▪ Joe Burrow is returning, slowly — Burrow’s promising rookie season was cut short after 10 games when he suffered a nasty knee injury in which he tore multiple ligaments. Burrow is back participating in camp but has understandably looked a little shaky.
“I think he’s kind of a little iffy on his knee, but it’s kind of hard to tell,” Bengals receiver Tyler Boyd said. “I feel like he’s ready to go, but I also think he doesn’t want to do too much.”
The biggest hurdle for Burrow may be mental, having enough confidence to not have to think about his knee. It’s a little surprising that the Bengals didn’t get Burrow a veteran backup this year in case he has to miss any time. Their backups are three youngsters — Brandon Allen, Kyle Shurmur, and Eric Dungey.
▪ Rookie QBs are developing — Trevor Lawrence, the No. 1 pick in the draft, has been up and down, though no one is panicking.
“We want him to grow and try to put him in the toughest situations possible and then be able to see how he reacts right there in the moment and then see how he is able to bounce back the next day as well,” Jaguars offensive coordinator Darrell Bevell said.
The Jets’ Zach Wilson, the No. 2 pick, has been running around the practice field like Patrick Mahomes, showing off his ability to throw on the move and use different arm angles.
“That’s one of the traits that is very unique about him, he is an improviser,” coach Robert Saleh said. “And he can throw off his right, left, sidearm, whatever motion or platform you want to talk about.”
In San Francisco, No. 3 pick Trey Lance has been running as the clear backup behind Jimmy Garoppolo, but is already turning heads. Lance had an impressive 50-yard touchdown pass while throwing against his body in Tuesday’s practice, and he understands the offense well enough that he’s starting to correct his teammates.
“We’ve got a lot of guys who love the game and are willing to do the necessary things to prepare, and I think Trey really is an embodiment of that. And he’s looking good on the field, too,” general manager John Lynch said.
And in Chicago, No. 11 pick Justin Fields is running behind Andy Dalton on the depth chart but is making himself noticed.
“It’s been impressive to see him so young, so focused,” tight end Jimmy Graham said. “And I can tell it definitely reminds me a lot of Russell Wilson.”
▪ COVID is still causing trouble — In the first week of camp, 65 players and staff tested positive for COVID-19, and a handful of unvaccinated players had to be pulled from their teams because they were high-risk close contacts of an infected person. In Minnesota, that meant the Vikings losing their top three quarterbacks for five days because rookie Kellen Mond contracted the virus and starter Kirk Cousins and backup Nathan Stanley were close contacts. All three players are unvaccinated, and if this happened in the regular season, the Vikings would have had to play a game with their fourth-string QB.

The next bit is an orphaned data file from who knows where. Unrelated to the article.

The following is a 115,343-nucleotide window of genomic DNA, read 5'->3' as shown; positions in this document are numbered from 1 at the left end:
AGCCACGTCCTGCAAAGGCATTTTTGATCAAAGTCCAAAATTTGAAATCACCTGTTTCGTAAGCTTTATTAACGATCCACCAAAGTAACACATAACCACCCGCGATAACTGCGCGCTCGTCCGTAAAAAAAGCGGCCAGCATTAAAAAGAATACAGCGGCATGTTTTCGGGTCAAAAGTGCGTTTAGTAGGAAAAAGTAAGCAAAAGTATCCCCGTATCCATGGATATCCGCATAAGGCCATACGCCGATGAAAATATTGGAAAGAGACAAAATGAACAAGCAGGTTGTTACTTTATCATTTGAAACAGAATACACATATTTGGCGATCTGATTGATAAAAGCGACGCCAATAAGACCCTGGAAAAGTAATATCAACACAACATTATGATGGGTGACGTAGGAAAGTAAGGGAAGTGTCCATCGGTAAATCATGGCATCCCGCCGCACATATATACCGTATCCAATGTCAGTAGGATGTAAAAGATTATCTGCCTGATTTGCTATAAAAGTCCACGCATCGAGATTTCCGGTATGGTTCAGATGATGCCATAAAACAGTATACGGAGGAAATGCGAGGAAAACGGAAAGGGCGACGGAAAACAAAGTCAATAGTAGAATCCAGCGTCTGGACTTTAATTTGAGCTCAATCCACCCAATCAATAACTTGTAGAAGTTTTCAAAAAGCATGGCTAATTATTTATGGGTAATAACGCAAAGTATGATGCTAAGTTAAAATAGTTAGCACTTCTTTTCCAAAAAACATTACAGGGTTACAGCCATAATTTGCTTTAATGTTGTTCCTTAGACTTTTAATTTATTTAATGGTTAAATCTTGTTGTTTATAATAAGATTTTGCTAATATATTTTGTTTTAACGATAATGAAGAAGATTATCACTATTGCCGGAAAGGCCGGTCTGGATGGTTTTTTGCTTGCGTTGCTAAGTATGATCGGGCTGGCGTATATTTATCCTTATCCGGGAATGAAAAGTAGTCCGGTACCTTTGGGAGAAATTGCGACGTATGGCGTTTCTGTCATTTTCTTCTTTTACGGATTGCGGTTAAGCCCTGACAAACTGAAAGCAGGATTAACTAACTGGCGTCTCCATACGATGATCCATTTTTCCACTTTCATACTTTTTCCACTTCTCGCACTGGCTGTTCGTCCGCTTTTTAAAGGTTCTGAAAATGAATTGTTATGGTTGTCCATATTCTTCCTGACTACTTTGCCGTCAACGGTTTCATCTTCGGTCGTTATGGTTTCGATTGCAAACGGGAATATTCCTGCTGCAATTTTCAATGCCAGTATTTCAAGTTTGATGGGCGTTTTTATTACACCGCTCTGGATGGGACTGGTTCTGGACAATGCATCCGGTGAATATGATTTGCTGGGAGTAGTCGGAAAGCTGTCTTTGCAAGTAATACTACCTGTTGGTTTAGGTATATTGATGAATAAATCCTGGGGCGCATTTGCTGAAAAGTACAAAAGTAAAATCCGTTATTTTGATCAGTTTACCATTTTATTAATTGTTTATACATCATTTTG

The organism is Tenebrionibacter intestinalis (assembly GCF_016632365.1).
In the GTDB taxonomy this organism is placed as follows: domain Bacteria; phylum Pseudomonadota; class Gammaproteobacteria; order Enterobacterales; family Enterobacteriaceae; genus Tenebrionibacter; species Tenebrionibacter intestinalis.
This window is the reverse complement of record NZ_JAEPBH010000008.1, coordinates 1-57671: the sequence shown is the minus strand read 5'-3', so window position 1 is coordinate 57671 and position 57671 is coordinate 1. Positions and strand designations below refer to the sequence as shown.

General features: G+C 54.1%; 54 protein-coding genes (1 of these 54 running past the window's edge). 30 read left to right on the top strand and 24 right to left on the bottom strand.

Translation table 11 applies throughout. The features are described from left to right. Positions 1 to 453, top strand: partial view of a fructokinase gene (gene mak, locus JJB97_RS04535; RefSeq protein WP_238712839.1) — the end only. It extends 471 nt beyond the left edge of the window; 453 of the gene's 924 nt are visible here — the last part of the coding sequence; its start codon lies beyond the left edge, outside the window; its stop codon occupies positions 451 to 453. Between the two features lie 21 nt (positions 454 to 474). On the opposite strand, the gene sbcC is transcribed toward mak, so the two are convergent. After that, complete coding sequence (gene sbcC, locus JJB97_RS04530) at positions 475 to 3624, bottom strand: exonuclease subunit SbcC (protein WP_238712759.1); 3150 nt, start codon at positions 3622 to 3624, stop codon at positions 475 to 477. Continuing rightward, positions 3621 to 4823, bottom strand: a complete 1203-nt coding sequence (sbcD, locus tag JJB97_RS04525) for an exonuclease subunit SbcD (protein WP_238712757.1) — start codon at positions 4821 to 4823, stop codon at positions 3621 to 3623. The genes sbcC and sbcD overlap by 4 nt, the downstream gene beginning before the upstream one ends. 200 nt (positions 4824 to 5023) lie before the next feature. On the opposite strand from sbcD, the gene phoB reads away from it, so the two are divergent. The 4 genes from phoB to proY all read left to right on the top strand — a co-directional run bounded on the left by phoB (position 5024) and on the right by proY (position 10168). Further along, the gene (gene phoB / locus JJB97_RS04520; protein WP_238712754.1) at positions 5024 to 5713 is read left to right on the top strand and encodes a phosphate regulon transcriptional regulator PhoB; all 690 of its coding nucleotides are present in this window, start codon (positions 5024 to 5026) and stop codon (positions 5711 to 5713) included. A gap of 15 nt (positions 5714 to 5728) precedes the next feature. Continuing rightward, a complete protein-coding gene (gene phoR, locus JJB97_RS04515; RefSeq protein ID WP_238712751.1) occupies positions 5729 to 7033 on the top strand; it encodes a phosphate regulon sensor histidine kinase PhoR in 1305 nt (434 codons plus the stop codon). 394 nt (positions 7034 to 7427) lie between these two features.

“I am disappointed that this happened,” coach Mike Zimmer said. “I’m frustrated, not just with my football players who didn’t get vaccinated, but I’m frustrated with everybody [who didn’t].”
Brady will be on hand when Manning enters Hall
For 15 years, the Patriots had no bigger rival than Peyton Manning, first with the Colts and then with the Broncos. From 2001-15, either Tom Brady or Manning represented the AFC in 10 of 15 Super Bowls. Brady and Bill Belichick went 11-6 against Manning’s teams, but Manning came out ahead in the postseason, 3-2.
Now Manning’s former rivals are among his biggest supporters this weekend as Manning is inducted into the Pro Football Hall of Fame. Brady is flying up to Ohio for Sunday’s ceremony with Buccaneers coaches Bruce Arians and Clyde Christensen, who coached Manning with the Colts. Brady will sit in Manning’s section along with all of the former Colts.
Belichick, meanwhile, lavished praise on Manning in comments to the Globe.
“He is definitely the best quarterback I’ve coached against,” Belichick said. “There have been quarterbacks who called their own plays, but it was nowhere near the same as what he did. He basically called every play by adjusting and/or changing the play once he saw what the defense was doing. He excelled at using the cadence and recognizing blitzes, and more than any one single offensive player, he forced us to change and adapt defensive game plans.”
Belichick also offered praise for two of his close friends being inducted — former coaches Jimmy Johnson and Bill Cowher.
“Jimmy’s command of personnel, coaching, trades, and the draft made him one of the all-time master team builders,” Belichick said. “He took a team from 1-15 and turned it into a three-time Super Bowl champion. Jimmy’s defenses — his 4-3 split safety scheme — were as good as I have coached against. Jimmy is a great friend who has given me a lot of good advice throughout much of my career.”